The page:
However, I'm digressing off subject. This is about language and discovering Peneda-Gerês National Park. The above image features my weekend language instructors, Nuno and Helena. As you can see, they take themselves very seriously, demanding that I stay focused as they are. The language lesson made the drive seem very short. I asked for key phrases, Helena provided. Nuno picked apart polite forms, Helena picked apart my handwriting, and they both picked apart my pronunciation. I need work, but it was fun, they were patient, and my notebook has translation information along with conjugated verb forms.
This was the payoff. Welcome to Gerês, home to rocky mountains, hot springs, waterfalls, livestock, and more. Our first destination was a crystal clear pool of water that alternated between warm and cold depending on your location.
Fortunately our path was marked by obvious cairns. Sometimes, as Daniel discovered, there were too many cairns.
Notice the super clear water as you peer through a rock opening. This was the ideal way to enjoy an afternoon lunch. We swam, ate and soaked up some sun.
 Afterward, we decided to go off course and discover a new path. Along the way, we discovered three horses grazing which led to me planking in one of the few manure free zones.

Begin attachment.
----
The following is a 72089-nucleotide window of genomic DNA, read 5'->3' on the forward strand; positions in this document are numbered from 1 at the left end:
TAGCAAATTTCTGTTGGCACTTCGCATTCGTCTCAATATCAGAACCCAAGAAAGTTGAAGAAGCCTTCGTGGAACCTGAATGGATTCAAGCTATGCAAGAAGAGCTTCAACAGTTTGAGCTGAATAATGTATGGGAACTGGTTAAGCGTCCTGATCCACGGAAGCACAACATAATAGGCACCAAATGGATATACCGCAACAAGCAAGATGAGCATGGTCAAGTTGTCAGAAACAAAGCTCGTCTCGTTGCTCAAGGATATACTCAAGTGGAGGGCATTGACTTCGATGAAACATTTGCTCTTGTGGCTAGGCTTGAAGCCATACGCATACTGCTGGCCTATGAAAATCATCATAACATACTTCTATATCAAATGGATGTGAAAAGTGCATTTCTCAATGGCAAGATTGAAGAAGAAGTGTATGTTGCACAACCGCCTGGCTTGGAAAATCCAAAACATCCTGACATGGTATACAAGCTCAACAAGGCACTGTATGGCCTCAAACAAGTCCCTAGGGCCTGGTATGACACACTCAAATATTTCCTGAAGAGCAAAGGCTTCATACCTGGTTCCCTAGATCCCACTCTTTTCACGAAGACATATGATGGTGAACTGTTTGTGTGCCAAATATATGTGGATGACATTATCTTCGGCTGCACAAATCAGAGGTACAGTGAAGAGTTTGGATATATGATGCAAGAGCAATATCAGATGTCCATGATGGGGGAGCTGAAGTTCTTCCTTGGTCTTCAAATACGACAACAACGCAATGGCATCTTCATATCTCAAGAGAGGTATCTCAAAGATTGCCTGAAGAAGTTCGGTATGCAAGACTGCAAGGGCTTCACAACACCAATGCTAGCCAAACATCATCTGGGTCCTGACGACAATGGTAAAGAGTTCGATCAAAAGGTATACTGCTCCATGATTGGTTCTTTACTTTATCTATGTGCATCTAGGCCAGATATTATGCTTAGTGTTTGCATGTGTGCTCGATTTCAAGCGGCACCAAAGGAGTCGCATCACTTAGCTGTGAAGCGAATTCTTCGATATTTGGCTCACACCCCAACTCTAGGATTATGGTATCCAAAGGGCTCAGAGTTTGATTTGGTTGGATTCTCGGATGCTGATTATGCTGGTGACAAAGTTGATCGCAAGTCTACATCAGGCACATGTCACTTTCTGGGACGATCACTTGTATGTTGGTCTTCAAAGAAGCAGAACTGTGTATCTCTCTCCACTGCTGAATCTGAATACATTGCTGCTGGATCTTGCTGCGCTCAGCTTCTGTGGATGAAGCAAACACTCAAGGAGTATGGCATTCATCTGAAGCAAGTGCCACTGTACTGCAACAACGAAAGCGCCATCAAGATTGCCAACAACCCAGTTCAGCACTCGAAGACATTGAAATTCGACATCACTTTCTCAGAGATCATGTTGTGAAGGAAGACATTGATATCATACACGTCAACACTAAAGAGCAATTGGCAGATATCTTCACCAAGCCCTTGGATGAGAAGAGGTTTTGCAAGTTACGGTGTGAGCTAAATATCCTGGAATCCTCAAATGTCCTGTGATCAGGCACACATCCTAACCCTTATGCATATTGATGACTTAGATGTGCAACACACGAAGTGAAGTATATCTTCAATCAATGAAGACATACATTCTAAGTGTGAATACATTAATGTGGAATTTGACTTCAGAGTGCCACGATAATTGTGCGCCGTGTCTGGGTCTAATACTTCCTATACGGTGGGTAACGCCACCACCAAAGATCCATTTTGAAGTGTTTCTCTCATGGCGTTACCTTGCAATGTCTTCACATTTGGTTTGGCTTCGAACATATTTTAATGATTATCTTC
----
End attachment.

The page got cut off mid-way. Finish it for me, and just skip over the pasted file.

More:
There were some moments when we had to evaluate our next move. However, this led to new discoveries such as more crystal clear pools and small waterfalls.
Though a fun adventure, climbing back out resulted in my right arm looking like it lost a fight with a fierce kitten. Following this river was not looking like a good idea. There were too many steep drops where we would have to take another route, so we searched for higher ground.
This direction led to finding scattered quartz along with this uniquely uniform straight quartz line. Notice how far it extends.
Finally, we discovered a two tier waterfall with a segmented pool. The pool was divided into three portions by two rocks that extended end to end about 20-30 centimeters below the water's surface.
You'll see what I'm referencing if you follow Nuno's sight line. The water was cold, but well worth the exposure. There was river god posing, planking, Portugal's planking version (not sure what to call it), and more.